“Finding a Friend” — Second Sunday in Ordinary Time — January 18, 2015

Caravaggio, The calling of Sts Peter and Andrew, c. 1602

Caravaggio, The calling of Sts Peter and Andrew, c. 1602

“What are you looking for?” (John 1:38)

How do relationships begin? There is naturally not just one way, one place or one word needed to start a relationship. But is there a common process by which friendship is built from nothing to the point that neither party can imagine life without the other? Some friendships begin in childhood, their origins hazy with time, while others start late in life; but some factors, it seems, are essential to every friendship.

There must be some attentiveness to one’s setting to even start a relationship. As a boy, dedicated to the Temple in Bethel, Samuel heard the voice of God, but he could not identify it. He thought it was the voice of Eli, the priest to whom his mother Hannah had entrusted him. When he first heard God’s voice calling him out to him—“Samuel! Samuel!”—he ran to Eli saying, “Here I am!” Samuel mistook God’s voice for the voice of Eli two more times. Why did Samuel make this mistake?

It is simple: “Now Samuel did not yet know the Lord, and the word of the Lord had not yet been revealed to him.” Attentiveness is essential, but an introduction was needed. Eli, who already had a friendship with God, “perceived that the Lord was calling the boy” after the third time and tells Samuel that when God calls to him again he should say, “Speak, Lord, for your servant is listening.” When God called on Samuel a fourth time, he knew he was speaking to God.

Attentive listening is essential to begin any friendship, but an introduction is often necessary, especially to God, whose voice can be mistaken, ignored or overlooked in a world that values distraction and cacophony over patient listening. An introduction, however, is not enough if there is no openness to begin and maintain a relationship.

We are told that as Samuel grew up, “the Lord was with him and let none of his words fall to the ground.” We see this same openness to build a relationship with two of John the Baptist’s disciples. John introduced his disciples to Jesus, saying, “Look, here is the Lamb of God!” John’s disciples take this introduction as an opportunity to follow after Jesus.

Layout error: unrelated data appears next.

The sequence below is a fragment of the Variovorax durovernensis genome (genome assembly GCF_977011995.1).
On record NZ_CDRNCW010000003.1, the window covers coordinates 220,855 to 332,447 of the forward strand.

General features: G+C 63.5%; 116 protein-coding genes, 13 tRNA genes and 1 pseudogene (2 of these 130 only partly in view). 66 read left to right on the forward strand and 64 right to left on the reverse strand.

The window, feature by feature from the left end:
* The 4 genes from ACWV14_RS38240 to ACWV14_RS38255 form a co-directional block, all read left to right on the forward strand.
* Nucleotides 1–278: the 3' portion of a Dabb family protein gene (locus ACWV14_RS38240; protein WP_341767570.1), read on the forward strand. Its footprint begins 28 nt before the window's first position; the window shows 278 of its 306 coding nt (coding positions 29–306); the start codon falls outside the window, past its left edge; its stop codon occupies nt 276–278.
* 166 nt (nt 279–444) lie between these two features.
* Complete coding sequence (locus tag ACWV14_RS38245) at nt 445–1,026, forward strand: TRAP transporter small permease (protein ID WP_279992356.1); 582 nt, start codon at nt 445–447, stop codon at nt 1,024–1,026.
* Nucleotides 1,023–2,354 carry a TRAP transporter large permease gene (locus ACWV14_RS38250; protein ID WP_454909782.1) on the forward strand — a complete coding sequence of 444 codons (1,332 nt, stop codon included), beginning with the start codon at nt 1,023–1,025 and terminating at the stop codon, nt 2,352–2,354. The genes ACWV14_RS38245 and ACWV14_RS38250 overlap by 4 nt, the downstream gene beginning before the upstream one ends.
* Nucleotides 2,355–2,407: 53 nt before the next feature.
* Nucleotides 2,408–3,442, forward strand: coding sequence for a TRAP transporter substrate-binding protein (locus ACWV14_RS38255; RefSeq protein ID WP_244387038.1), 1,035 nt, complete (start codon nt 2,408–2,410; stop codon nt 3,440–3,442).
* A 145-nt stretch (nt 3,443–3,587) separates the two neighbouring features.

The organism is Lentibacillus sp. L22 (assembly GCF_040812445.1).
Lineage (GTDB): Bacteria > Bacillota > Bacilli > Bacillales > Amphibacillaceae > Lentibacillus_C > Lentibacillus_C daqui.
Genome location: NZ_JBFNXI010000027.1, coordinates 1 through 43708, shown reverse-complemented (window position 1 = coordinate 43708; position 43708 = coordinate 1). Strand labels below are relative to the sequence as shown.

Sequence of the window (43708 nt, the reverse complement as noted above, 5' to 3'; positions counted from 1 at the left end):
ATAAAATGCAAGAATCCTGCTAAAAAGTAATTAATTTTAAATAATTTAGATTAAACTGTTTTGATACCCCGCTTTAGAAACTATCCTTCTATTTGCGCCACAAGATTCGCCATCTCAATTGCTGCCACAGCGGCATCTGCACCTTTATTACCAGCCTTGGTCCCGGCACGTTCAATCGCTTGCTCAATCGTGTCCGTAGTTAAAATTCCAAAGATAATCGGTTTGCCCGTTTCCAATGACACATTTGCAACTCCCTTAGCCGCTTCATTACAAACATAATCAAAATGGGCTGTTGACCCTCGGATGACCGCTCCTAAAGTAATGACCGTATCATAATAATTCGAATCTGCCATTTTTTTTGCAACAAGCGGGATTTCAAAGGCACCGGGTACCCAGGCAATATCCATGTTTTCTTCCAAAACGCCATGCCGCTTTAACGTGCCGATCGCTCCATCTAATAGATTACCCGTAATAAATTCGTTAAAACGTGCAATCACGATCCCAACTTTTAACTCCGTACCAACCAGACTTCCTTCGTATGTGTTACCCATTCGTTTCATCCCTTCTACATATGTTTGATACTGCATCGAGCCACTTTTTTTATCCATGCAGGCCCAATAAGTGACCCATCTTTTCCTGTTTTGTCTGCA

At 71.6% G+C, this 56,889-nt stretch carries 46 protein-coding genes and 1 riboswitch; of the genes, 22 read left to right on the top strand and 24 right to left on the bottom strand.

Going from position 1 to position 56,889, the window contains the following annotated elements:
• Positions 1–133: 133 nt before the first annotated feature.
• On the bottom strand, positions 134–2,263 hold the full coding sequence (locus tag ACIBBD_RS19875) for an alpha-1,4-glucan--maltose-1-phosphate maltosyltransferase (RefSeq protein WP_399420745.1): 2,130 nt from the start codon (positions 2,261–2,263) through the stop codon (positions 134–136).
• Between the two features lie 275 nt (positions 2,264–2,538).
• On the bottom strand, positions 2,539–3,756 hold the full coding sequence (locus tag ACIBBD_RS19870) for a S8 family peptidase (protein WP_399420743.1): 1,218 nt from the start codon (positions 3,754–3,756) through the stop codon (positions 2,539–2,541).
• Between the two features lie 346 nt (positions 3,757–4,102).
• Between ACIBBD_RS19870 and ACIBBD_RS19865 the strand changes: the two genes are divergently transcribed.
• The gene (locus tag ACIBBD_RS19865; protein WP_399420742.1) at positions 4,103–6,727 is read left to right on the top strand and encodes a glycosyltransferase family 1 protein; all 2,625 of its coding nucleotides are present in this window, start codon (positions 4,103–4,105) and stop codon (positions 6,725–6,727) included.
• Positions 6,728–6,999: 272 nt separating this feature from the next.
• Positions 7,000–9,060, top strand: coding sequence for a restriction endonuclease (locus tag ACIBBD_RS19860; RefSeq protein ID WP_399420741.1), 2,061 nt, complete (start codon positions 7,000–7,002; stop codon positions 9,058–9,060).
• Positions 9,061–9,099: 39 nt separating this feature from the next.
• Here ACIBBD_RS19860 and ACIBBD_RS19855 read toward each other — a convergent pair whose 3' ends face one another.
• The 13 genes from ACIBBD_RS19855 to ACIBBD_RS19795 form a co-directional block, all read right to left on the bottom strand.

When Jesus saw them following, he asked them a direct question, “What are you looking for?” Their response tells us they were looking for a friend, for they asked Jesus where he was staying. Jesus offered them an open invitation: “Come and see.” They accepted the invitation and “remained with him that day.” It is time together that creates friendship.

And friendship begets friendship. We see this with Andrew, who was one of John’s two disciples. After getting to know Jesus, he returned to tell his brother Simon, proclaiming, “We have found the Messiah.” Andrew, who now knew Jesus, needed to share this friendship with his brother. And when Andrew brought Simon to Jesus, Jesus gave him the name Cephas, Aramaic for “rock.” Jesus, of course, had intimate knowledge of Simon, for friends give nicknames based on their knowledge of who a person is. Nicknames speak of the love and intimacy that is at the heart of friendship.

Attentiveness, openness, time and knowledge of each other create and sustain friendships. Paul warns against deceitful intimacy, like that with prostitutes in Corinth, which are based on the use of people. Paul focuses on the harm such false “friendships” create for the individual Christian and for the body of Christ.

Today we know that such relationships often involve the degradation and even enslavement of those involved in the sex trade, just as they did in Paul’s day, when most prostitutes were slaves. No real intimacy or friendship can emerge from the abuse of children, women or men in such relationships. Human relationships, like our relationship with God, must be based on attentiveness to the other and love freely offered.

There is no substitute in friendship for time; the more time we spend in conversation with God, the more deeply we know God. And the more God’s love animates us, the more we are able to offer ourselves to others around us with love. True love makes us unable to accept any other sort of relationship, because to know someone deeply is to see God in them and to wish for them the true freedom that comes from being a friend of God.

John W. Martens

[John W. Martens is an associate professor of theology at the University of St. Thomas, St. Paul, Minnesota. Twitter: @BibleJunkies. This reflection on the Gospel reading for the Second Sunday in Ordinary Time was recently published in American Magazine:]